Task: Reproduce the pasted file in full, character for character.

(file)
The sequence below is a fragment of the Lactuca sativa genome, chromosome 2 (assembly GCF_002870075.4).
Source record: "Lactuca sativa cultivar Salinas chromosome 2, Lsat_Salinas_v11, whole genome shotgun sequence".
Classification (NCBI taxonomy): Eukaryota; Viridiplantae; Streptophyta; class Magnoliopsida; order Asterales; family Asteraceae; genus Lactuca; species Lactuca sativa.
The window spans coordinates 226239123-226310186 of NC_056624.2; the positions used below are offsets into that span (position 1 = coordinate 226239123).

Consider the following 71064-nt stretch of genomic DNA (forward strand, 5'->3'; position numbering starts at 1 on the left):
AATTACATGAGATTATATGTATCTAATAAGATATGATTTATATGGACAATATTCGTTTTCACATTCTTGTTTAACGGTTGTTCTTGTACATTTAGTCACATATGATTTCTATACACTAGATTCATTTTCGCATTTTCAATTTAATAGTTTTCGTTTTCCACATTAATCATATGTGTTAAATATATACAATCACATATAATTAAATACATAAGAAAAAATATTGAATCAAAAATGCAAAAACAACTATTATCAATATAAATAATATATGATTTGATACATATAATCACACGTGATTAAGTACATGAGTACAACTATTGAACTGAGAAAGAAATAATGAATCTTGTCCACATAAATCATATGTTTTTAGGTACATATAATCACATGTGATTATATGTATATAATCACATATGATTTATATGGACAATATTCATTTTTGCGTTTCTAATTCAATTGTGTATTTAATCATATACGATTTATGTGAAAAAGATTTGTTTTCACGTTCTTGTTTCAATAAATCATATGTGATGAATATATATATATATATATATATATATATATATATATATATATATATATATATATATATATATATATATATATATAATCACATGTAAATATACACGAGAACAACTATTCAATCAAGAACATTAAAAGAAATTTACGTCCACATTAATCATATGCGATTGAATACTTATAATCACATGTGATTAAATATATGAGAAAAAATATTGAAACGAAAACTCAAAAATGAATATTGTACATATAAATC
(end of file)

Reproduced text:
The sequence below is a fragment of the Lactuca sativa genome, chromosome 2 (assembly GCF_002870075.4).
Source record: "Lactuca sativa cultivar Salinas chromosome 2, Lsat_Salinas_v11, whole genome shotgun sequence".
Classification (NCBI taxonomy): Eukaryota; Viridiplantae; Streptophyta; class Magnoliopsida; order Asterales; family Asteraceae; genus Lactuca; species Lactuca sativa.
The window spans coordinates 226239123-226310186 of NC_056624.2; the positions used below are offsets into that span (position 1 = coordinate 226239123).

Consider the following 71064-nt stretch of genomic DNA (forward strand, 5'->3'; position numbering starts at 1 on the left):
AATTACATGAGATTATATGTATCTAATAAGATATGATTTATATGGACAATATTCGTTTTCACATTCTTGTTTAACGGTTGTTCTTGTACATTTAGTCACATATGATTTCTATACACTAGATTCATTTTCGCATTTTCAATTTAATAGTTTTCGTTTTCCACATTAATCATATGTGTTAAATATATACAATCACATATAATTAAATACATAAGAAAAAATATTGAATCAAAAATGCAAAAACAACTATTATCAATATAAATAATATATGATTTGATACATATAATCACACGTGATTAAGTACATGAGTACAACTATTGAACTGAGAAAGAAATAATGAATCTTGTCCACATAAATCATATGTTTTTAGGTACATATAATCACATGTGATTATATGTATATAATCACATATGATTTATATGGACAATATTCATTTTTGCGTTTCTAATTCAATTGTGTATTTAATCATATACGATTTATGTGAAAAAGATTTGTTTTCACGTTCTTGTTTCAATAAATCATATGTGATGAATATATATATATATATATATATATATATATATATATATATATATATATATATATATATATATATATATATATATAATCACATGTAAATATACACGAGAACAACTATTCAATCAAGAACATTAAAAGAAATTTACGTCCACATTAATCATATGCGATTGAATACTTATAATCACATGTGATTAAATATATGAGAAAAAATATTGAAACGAAAACTCAAAAATGAATATTGTACATATAAATC